The purpose of this course is to teach you how to do stories that can make a difference — how to find them, report them, and write them; and how to empower your readers to dig even deeper by using online tools. You will learn this by doing investigative pieces. This course also will acquaint you with some of this country’s best investigative reporters.
An essential part of investigative reporting cannot be taught — passion for your subject. This is entirely up to you. If you don’t care about something, we strongly suggest you get out of this course. By the same token, if you are interested in preserving the status quo, this course has nothing to offer you. By its very nature, investigative reporting involves challenging the status quo on behalf of the little guy — comforting the afflicted and afflicting the comfortable. It is not about attending meetings or covering speeches. It is about doing the story that no one else will do.
Craig Flournoy was a longtime investigative reporter for The Dallas Morning News, where he won the 1986 Pulitzer Prize for National Reporting and was a finalist for the 1997 Pulitzer Prize for Beat Reporting. Other awards include the Investigative Reporters and Editors’ Medal for Outstanding Investigative Reporting, the Worth Bingham Prize for Investigative Reporting, and the Edward J. Meeman Award for Environmental Reporting.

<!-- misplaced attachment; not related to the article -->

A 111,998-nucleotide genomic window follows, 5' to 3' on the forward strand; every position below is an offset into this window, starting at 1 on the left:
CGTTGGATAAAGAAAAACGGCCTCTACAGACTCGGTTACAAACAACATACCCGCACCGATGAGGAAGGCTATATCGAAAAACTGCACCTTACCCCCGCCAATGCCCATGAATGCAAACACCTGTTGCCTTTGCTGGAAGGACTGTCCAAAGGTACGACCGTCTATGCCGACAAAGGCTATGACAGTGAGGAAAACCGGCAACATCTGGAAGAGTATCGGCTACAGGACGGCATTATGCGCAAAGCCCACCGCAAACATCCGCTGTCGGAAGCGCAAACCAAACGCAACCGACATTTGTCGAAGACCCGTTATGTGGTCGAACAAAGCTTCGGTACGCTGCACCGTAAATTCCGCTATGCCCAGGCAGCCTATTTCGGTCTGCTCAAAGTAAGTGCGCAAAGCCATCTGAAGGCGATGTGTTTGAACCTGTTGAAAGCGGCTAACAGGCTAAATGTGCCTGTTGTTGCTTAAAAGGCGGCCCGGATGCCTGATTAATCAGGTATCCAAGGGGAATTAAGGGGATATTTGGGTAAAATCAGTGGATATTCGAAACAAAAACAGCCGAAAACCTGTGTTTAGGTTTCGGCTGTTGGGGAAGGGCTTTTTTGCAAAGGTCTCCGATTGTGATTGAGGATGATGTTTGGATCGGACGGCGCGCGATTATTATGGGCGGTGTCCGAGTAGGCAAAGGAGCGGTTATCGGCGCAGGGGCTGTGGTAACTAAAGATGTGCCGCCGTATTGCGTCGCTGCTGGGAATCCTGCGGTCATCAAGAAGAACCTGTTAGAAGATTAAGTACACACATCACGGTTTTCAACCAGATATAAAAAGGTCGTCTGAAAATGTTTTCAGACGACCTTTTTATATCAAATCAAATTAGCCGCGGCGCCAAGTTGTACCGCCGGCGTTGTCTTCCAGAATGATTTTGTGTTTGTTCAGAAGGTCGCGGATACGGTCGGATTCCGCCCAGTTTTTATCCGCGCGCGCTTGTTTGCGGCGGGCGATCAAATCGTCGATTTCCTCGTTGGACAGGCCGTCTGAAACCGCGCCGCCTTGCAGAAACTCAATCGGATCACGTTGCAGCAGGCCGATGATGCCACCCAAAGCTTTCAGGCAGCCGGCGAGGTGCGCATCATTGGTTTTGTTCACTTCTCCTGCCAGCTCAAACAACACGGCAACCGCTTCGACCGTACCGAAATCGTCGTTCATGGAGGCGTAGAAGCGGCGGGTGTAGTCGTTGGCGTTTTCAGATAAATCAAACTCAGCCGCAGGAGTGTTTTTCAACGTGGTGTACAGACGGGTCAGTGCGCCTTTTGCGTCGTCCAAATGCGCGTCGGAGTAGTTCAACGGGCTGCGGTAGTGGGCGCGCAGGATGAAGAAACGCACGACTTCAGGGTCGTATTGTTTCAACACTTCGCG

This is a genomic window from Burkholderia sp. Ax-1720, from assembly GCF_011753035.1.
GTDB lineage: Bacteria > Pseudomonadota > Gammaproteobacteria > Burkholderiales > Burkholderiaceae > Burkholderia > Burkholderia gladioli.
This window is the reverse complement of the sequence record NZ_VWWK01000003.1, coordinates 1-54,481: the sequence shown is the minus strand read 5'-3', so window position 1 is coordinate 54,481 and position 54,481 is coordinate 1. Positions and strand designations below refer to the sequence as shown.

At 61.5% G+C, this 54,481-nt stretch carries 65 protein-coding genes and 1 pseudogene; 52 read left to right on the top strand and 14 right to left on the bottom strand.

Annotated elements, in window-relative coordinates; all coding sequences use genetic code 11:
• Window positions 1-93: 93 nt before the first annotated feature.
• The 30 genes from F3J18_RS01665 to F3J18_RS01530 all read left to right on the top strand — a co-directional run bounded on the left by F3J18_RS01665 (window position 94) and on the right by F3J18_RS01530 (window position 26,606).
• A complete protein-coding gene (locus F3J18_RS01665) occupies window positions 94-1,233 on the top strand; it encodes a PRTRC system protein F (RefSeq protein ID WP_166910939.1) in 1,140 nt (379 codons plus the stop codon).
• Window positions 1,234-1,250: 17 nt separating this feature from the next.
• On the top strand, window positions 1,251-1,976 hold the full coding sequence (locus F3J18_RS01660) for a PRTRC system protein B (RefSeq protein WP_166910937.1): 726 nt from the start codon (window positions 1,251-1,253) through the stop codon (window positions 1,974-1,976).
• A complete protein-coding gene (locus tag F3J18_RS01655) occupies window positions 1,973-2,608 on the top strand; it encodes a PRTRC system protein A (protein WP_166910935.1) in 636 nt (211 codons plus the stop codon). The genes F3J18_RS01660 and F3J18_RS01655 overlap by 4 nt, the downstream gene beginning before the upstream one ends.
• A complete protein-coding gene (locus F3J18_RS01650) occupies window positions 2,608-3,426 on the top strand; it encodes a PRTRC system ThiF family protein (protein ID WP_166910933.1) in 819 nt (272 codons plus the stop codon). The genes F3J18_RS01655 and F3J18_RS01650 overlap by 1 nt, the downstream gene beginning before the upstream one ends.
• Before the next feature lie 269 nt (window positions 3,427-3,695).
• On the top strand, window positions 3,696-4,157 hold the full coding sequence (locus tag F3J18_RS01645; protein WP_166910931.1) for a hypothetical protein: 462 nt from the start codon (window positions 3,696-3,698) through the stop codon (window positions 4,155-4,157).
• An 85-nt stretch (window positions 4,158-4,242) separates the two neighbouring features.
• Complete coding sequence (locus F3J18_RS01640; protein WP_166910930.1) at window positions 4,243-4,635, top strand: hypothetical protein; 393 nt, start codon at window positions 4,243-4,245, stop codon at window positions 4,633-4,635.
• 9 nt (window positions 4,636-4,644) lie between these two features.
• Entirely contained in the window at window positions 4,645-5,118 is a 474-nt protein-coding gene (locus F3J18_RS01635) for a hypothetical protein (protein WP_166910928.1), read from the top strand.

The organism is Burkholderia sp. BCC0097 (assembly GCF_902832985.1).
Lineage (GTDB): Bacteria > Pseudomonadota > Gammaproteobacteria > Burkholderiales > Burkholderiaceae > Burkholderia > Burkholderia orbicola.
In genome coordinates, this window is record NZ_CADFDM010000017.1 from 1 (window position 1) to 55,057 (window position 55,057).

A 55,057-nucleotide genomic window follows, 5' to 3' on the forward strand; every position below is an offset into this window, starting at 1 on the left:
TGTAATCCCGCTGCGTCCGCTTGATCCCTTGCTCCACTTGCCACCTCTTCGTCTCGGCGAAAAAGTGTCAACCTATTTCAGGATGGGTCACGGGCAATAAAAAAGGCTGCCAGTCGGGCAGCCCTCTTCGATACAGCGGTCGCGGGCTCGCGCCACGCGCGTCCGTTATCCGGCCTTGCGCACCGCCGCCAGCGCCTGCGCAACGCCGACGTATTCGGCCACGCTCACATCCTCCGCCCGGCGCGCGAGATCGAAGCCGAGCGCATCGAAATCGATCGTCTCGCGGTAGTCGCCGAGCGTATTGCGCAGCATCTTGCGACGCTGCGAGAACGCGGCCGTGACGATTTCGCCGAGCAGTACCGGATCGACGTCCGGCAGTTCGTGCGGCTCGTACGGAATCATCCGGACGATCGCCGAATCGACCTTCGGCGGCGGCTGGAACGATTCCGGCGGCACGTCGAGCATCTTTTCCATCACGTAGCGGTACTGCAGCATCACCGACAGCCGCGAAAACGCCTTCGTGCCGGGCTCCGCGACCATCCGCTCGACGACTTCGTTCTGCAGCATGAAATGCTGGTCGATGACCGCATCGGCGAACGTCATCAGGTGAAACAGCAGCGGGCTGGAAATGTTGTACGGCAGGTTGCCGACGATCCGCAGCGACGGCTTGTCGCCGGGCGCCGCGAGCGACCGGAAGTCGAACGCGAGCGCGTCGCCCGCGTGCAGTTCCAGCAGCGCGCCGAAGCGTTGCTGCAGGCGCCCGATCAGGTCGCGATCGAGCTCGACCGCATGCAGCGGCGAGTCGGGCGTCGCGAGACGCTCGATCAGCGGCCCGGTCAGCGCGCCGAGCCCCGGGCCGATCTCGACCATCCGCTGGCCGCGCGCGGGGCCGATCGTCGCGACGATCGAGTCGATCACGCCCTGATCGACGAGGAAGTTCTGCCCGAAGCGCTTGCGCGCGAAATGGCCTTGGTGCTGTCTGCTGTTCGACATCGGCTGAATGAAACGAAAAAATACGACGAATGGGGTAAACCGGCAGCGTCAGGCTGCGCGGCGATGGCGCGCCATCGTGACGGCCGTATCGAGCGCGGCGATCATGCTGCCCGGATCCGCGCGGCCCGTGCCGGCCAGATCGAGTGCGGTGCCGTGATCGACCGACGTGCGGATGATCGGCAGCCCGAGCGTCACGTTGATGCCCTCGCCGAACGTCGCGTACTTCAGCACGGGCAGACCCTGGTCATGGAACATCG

Jake Batsell completed numerous beat-based investigations while working as a staff writer for The Seattle Times and The Dallas Morning News. He investigated accounting misdeeds at a publicly traded sportswear company, prompted an FDA inquiry by revealing nutritional fraud at a regional baked goods company, and won the 2005 Award for Excellence in Economic Journalism from The Fund for American Studies in Washington, D.C.